Abhijit likes cinema, music, cooking & walking: Mother
‘Good student’, but ‘not top student’
- Published 15.10.19, 4:38 AM
- Updated 15.10.19, 4:38 AM
- 2 mins read
“Why didn’t you tell me when we spoke yesterday?” Mother Nirmala Banerjee complained over the phone when Abhijit Vinayak Banerjee called her up on Monday evening.
Nirmala had learnt about her elder son’s Nobel win when younger son Aniruddha Bhaskar Banerjee called up from Delhi to say “he is on television” in the afternoon.
Surrounded by reporters in the family’s eighth-floor home at Saptaparni on Ballygunge Circular Road, Nirmala said she would ask Abhijit why he hadn’t given her notice.
When the Nobel laureate did call her on Monday, she could barely hear him and the line got disconnected.
“He is not only a pride of Bengalis, he is half Marathi (from her side) too,” Nirmala quipped, adding that Abhijit was born in Mumbai.
The 83-year-old remembers her son playing with slum children as a schoolboy. “We stayed on Mahanirban Road then and there was a slum behind our house. He would play with them… there was not so much of a class difference then,” Nirmala said.
Abhijit also started cooking in his childhood. He began by helping his mother in the kitchen and now when she is not allowed to cook any more, he cooks for her.
“When he is here, his friends and lots of other people come over. He is a very good cook. He likes cooking, eating and feeding people. So he always has guests around and he is cooking for them,” Nirmala shared.
The cook at the family home said Abhijit often walks into the kitchen and prepares a dessert.
Abhijit, who has been staying abroad since he went to Harvard in 1983, was in the city in June. “His visits are short, sometimes just for a day. He usually stays home,” said his mother.
He is scheduled to come to India next week for the release of his next book in Delhi and then spend a day in Calcutta, Nirmala said.
There were no expectations of him winning the Nobel and there are no dreams either. “I don’t dream for my children. I think they are doing fine. I hope they live well.”
Nirmala described her son as a “good student” but “not the top student” at South Point High School, from where he passed the Higher Secondary examination. “At least in school he was not the first boy. He was interested in too many things. He likes music, sports and plays table tennis.”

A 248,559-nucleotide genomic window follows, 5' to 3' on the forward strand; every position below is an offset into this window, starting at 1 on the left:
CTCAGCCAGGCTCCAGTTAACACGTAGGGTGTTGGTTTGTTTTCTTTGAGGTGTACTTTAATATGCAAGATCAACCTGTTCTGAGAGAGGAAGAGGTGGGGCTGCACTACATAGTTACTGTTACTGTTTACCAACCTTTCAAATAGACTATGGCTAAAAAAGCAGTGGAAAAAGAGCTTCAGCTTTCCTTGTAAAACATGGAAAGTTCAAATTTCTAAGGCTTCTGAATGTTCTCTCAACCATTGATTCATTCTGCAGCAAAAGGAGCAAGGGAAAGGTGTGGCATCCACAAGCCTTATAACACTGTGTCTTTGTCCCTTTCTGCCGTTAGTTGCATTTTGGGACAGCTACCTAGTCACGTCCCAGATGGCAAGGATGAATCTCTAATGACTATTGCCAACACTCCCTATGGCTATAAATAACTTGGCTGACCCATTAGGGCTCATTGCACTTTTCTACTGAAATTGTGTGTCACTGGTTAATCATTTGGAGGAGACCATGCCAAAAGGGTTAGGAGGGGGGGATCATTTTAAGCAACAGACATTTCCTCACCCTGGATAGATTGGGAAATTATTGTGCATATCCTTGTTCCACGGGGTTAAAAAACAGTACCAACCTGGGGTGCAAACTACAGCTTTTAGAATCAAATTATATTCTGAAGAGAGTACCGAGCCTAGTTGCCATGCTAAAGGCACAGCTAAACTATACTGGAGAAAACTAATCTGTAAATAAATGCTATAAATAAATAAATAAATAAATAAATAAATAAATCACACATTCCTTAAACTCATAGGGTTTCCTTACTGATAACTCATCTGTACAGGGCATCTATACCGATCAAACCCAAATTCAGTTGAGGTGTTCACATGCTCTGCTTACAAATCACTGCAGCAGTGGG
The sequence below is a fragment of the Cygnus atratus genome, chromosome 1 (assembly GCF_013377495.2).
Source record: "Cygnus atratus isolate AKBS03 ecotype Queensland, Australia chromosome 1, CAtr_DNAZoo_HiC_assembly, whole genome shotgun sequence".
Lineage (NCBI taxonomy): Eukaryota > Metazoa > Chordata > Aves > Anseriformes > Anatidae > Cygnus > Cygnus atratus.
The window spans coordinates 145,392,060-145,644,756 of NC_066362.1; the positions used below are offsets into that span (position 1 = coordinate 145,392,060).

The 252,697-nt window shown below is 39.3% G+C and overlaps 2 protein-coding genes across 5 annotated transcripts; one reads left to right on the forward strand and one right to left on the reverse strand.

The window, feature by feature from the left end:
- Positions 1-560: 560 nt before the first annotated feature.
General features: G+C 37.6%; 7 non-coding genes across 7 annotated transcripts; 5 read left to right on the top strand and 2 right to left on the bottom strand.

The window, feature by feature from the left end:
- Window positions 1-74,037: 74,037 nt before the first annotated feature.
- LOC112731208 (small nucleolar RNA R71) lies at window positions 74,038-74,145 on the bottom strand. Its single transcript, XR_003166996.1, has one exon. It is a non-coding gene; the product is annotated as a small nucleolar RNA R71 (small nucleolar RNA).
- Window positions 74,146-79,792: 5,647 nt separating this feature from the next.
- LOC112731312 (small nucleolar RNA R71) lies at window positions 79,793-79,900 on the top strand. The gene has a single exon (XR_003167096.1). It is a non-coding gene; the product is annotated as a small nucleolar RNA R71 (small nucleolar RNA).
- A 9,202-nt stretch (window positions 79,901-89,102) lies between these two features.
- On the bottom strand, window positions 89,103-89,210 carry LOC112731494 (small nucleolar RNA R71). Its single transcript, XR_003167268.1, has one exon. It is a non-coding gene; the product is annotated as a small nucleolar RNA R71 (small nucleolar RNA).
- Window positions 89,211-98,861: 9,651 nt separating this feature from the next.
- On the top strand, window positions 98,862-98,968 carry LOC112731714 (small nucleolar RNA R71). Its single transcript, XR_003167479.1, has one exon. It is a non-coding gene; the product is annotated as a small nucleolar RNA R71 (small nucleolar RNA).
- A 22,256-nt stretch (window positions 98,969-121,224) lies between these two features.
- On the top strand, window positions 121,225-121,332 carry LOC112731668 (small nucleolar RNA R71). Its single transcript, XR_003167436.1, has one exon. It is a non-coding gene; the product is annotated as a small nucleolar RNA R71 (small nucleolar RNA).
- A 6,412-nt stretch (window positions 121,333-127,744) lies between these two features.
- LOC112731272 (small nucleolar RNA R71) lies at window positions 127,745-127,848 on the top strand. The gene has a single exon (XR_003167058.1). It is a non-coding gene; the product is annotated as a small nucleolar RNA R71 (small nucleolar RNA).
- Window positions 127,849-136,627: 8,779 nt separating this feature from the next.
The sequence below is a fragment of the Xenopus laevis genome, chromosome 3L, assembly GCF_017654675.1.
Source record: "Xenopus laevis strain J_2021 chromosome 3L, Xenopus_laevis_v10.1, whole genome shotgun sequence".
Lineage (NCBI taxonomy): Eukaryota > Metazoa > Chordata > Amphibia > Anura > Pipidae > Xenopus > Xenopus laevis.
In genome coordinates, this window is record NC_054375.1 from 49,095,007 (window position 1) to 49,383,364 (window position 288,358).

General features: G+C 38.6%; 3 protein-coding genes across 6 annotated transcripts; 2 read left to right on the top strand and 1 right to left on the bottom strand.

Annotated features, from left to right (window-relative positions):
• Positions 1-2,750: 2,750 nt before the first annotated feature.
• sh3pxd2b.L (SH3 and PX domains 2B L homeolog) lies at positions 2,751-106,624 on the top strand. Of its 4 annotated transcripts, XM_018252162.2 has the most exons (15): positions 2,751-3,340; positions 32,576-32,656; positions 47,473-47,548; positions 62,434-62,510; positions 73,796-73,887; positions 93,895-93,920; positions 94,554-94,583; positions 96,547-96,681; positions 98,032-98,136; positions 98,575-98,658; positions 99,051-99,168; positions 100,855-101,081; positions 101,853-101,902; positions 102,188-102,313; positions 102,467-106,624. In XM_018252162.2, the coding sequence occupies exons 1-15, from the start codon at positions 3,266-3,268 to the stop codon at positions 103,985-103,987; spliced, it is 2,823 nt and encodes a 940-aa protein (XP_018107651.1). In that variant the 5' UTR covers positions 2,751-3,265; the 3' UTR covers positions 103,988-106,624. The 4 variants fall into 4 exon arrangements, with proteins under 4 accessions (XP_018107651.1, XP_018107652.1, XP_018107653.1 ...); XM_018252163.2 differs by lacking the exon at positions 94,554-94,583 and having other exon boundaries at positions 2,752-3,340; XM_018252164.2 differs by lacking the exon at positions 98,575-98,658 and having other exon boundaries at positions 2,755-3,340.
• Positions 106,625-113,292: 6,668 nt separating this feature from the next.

After school, Abhijit joined the Indian Statistical Institute on BT Road but quit within a couple of days. “He told me he didn’t want to travel all the way and back. He felt it would finish his life. He liked cinema, he liked music, and he liked walking, so he said he would not waste all that time travelling,” Nirmala recalled.
Abhijit went on to study economics at Presidency. “I think he is interested in people. And economics is one subject that has something to say for people. So maybe…. He is a logical thinker.”
Nirmala also spoke about Abhijit’s close association with Nobel laureate Amartya Sen and his wife Emma. “They visit each other often.”
The ties go back to when Abhijit was a year and a half old and his parents were in Berkeley. “Abhijit’s father (Dipak Banerjee) went as a fellow to Berkeley and at that time Amartya Sen was also there and our families would get together,” Nirmala said.
Abhijit has two children now and on Monday evening amid the joy and euphoria, mother Nirmala remembered a grandchild she lost three years ago. “Abhijit had a child from his earlier marriage who is no more… it is something sad for the family.”
Abhijit had met his first wife, Arundhati Tuli Banerjee, at South Point. She is the senior director of MIT’s Office of Global Initiatives and a lecturer in Studies in International Literatures and Cultures.
Arundhati had co-directed a documentary film titled The Name of the Disease (2006) about health care in India with Abhijit.
Additional reporting by Chandrima S. Bhattacharya